The UTSS cooling cycle capacity is not a function of ambient temperature, and this becomes an important source of efficiency gains for the UTSS/DX system as a whole.
UTSS designed for DX systems benefit from night/day temperature swings.
The UTSS control strategy for the charge mode also includes a delayed start time for charging.
Performance penalties associated with high daytime rooftop temperatures are also eliminated with UTSS operation.
The UTSS utilizes evaporator coils designed for liquid overfeed.
UTSS systems reduce the impact of over-sizing on energy efficiency.
UTSS systems also provide dehumidification without negatively impacting the efficiency of the overall system.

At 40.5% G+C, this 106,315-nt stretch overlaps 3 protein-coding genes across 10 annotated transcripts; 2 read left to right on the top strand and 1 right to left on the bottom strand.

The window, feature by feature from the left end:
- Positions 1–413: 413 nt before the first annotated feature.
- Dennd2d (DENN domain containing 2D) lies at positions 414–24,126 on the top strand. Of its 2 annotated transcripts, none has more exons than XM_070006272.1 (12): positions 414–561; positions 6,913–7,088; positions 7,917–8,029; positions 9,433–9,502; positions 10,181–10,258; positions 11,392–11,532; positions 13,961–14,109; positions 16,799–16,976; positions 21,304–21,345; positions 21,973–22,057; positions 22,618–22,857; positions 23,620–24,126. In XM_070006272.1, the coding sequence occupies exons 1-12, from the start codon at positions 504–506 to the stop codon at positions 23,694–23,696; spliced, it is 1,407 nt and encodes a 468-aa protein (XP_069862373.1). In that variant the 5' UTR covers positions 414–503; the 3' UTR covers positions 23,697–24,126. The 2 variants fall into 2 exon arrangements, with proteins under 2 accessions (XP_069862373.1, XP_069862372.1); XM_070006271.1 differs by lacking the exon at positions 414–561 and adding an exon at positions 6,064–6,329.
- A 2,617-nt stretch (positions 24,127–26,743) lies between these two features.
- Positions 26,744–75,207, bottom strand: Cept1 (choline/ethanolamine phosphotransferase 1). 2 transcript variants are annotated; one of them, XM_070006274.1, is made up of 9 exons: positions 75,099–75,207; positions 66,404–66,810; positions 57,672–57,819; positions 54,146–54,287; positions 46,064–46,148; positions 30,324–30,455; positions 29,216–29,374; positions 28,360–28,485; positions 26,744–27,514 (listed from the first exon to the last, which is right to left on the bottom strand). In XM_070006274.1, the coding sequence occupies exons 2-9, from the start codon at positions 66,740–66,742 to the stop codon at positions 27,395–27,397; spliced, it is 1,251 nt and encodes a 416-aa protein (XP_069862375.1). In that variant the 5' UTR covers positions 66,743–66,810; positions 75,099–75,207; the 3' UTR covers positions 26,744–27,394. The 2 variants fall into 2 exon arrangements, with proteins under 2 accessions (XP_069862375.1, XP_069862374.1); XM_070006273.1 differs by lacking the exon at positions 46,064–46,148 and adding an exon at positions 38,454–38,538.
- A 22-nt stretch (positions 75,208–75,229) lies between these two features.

The UTSS employs a refrigerant pump and avoids the compressor cycling problem completely, both for itself and the DX system: the UTSS starts the charging module compressor exactly once a day, for a minimum loss, and the DX compressor does not run (or cycle) during peak hours, reducing the number of DX cycles by 50% or more.
There are many challenges involved with measuring and predicting the energy efficiency of a DX system designed with UTSS.
Accurate predictions require sophisticated models that consider the differences in operating characteristics between a DX system and a UTSS.
Given these challenges in measuring and predicting energy efficiency, significant effort has been given to accurately model the performance of the UTSS over a range of conditions and confirm the accuracy of the model with relevant field data.
There are three methods that can be used to compare the performance of a DX system without a UTSS, to one with a UTSS.